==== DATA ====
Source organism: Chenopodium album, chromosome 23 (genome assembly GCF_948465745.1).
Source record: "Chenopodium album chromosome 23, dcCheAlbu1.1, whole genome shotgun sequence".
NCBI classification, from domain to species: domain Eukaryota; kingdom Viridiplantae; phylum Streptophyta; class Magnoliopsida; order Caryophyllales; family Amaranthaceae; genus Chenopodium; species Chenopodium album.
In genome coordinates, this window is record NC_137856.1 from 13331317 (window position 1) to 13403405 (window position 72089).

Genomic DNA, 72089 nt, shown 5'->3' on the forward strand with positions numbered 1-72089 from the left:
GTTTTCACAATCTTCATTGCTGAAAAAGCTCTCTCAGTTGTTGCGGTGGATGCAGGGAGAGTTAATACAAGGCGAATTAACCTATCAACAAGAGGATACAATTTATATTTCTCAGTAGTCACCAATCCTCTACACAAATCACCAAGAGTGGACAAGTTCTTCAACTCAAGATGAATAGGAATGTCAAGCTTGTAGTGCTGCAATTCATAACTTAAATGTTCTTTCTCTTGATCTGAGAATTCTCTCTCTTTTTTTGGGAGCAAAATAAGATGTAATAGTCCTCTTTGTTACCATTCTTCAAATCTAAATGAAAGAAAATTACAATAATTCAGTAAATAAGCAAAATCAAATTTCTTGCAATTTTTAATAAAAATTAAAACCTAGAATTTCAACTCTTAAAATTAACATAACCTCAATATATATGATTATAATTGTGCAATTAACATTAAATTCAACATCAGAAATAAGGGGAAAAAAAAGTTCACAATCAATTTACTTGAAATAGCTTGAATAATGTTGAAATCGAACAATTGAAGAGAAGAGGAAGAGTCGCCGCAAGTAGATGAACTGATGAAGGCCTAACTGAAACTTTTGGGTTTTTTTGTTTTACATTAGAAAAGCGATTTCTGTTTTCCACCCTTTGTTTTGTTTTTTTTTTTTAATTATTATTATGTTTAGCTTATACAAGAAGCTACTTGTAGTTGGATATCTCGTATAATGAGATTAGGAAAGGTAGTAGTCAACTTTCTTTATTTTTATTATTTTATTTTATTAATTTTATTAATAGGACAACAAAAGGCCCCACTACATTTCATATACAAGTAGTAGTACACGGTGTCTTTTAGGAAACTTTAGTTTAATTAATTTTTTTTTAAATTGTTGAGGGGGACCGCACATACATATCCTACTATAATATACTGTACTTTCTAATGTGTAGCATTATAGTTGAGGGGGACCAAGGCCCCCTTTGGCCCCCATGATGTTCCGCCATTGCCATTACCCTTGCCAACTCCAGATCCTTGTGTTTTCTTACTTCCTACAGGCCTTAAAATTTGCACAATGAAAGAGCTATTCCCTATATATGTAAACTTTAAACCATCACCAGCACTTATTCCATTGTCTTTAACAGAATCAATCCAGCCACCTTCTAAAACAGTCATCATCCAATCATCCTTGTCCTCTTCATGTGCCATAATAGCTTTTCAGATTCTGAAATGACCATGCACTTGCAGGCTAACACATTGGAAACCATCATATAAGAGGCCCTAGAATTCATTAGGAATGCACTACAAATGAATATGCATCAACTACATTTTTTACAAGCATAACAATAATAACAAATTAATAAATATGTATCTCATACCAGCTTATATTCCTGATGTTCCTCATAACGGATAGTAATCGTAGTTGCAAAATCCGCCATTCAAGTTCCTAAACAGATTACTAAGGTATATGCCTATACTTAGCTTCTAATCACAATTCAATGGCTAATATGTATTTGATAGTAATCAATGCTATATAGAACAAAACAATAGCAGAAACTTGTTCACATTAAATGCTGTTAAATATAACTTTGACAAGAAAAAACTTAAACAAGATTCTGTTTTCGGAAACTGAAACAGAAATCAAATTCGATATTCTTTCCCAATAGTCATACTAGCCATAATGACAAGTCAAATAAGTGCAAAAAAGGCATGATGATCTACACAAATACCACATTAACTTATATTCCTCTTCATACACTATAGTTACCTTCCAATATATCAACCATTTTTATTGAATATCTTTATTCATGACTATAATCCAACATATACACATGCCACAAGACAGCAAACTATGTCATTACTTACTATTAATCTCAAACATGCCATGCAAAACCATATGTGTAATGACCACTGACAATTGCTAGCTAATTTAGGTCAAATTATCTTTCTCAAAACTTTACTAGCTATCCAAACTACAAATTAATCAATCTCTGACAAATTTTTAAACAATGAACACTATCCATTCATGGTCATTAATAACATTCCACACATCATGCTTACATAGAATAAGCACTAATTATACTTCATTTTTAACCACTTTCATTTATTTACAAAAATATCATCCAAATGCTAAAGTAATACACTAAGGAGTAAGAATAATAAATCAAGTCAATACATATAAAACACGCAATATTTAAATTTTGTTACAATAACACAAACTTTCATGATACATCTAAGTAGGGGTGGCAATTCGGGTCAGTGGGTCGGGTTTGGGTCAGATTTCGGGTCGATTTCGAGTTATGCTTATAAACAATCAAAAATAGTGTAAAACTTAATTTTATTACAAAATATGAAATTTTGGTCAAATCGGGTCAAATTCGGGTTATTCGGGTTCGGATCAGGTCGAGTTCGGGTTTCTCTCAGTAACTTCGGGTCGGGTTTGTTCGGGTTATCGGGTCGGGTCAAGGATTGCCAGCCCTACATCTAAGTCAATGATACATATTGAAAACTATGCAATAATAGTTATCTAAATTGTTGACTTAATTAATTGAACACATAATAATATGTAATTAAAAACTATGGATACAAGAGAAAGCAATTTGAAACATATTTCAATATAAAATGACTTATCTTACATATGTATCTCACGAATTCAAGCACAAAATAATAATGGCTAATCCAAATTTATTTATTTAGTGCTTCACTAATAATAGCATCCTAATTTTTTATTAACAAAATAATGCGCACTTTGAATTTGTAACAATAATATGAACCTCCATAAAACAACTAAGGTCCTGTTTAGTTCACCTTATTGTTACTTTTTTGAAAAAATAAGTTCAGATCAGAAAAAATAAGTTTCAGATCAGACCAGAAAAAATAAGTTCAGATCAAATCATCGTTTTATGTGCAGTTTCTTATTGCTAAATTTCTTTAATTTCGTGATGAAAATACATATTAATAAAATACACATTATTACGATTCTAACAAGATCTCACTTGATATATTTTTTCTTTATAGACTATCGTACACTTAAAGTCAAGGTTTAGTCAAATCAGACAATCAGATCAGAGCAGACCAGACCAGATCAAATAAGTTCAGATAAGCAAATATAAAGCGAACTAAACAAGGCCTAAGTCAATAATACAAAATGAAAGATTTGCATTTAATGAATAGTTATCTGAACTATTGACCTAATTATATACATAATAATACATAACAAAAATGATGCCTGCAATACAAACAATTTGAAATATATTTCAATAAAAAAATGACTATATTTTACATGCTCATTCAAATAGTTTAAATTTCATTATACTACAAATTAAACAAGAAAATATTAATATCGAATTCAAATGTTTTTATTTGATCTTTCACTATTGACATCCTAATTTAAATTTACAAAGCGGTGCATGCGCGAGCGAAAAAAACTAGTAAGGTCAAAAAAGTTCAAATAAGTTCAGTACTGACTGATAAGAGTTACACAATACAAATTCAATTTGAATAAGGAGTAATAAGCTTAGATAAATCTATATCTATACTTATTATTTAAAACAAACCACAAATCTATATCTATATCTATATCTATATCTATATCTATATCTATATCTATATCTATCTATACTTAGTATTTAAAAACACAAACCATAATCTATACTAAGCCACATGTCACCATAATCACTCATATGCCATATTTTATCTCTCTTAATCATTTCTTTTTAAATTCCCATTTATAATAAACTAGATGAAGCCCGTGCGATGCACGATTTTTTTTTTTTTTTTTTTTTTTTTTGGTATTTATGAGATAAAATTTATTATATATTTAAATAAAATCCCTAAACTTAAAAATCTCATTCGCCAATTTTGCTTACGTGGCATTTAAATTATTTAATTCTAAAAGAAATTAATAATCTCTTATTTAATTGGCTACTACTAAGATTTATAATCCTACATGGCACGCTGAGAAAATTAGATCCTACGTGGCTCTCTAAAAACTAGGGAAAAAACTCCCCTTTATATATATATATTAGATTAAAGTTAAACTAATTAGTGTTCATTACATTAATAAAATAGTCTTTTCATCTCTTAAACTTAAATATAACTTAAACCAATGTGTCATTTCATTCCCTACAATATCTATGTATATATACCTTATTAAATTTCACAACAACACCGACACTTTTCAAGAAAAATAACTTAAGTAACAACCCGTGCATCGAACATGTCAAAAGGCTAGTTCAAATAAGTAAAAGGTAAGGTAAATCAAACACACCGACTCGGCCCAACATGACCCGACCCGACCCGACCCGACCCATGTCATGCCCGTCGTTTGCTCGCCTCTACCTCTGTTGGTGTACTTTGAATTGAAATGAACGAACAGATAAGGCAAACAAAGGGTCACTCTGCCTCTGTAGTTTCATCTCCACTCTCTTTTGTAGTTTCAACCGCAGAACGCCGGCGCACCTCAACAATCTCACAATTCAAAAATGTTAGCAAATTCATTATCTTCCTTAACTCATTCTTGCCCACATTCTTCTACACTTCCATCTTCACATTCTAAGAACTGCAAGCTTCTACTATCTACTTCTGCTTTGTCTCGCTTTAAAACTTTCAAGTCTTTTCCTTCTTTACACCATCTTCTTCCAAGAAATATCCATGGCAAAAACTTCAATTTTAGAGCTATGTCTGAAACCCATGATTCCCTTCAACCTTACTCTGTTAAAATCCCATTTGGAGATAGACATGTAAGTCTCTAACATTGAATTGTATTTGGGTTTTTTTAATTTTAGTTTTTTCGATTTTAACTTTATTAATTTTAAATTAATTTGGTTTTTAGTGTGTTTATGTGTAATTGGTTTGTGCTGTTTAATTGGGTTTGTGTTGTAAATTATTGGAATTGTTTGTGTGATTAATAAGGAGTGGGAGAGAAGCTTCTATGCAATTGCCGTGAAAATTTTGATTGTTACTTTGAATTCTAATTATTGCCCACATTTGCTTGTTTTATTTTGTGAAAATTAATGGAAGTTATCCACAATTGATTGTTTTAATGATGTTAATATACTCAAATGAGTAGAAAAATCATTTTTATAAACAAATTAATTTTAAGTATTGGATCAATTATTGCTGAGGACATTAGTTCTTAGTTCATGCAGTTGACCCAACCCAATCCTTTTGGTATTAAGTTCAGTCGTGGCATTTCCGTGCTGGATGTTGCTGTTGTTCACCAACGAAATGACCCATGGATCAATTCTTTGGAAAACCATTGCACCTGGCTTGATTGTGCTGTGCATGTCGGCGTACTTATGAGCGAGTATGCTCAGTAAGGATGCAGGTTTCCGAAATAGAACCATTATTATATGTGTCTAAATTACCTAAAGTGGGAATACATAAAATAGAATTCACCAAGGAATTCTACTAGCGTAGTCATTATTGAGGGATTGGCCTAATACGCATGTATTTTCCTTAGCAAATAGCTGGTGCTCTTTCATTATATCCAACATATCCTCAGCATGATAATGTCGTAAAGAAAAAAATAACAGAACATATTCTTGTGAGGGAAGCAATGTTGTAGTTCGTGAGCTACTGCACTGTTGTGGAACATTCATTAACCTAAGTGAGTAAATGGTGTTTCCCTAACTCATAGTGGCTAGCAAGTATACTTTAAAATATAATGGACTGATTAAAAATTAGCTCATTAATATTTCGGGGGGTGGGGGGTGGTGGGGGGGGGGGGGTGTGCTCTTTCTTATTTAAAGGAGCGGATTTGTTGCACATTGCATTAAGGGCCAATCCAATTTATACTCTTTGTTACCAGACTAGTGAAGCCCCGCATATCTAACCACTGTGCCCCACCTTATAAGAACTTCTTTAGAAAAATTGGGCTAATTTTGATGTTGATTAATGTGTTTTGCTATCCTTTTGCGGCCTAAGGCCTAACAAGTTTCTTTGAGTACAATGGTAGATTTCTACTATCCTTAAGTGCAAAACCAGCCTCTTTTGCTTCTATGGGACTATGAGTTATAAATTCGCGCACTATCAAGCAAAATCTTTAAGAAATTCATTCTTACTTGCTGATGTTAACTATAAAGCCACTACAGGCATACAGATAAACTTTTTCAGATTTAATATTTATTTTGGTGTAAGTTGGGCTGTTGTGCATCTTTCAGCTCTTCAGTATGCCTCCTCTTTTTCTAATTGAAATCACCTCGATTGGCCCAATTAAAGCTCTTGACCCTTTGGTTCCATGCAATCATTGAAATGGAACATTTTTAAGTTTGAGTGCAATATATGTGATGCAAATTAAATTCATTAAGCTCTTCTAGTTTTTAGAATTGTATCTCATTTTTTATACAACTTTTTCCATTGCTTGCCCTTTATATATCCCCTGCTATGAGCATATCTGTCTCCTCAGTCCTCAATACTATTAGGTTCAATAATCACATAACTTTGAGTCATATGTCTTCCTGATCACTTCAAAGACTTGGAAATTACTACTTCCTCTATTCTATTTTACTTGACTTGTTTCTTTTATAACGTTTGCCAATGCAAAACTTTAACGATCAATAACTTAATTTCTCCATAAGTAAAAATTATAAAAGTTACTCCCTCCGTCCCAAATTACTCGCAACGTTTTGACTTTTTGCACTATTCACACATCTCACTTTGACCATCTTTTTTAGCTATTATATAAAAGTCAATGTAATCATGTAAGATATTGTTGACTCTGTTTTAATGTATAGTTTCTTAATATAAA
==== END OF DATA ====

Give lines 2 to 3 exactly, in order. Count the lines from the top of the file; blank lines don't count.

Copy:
Source record: "Chenopodium album chromosome 23, dcCheAlbu1.1, whole genome shotgun sequence".
NCBI classification, from domain to species: domain Eukaryota; kingdom Viridiplantae; phylum Streptophyta; class Magnoliopsida; order Caryophyllales; family Amaranthaceae; genus Chenopodium; species Chenopodium album.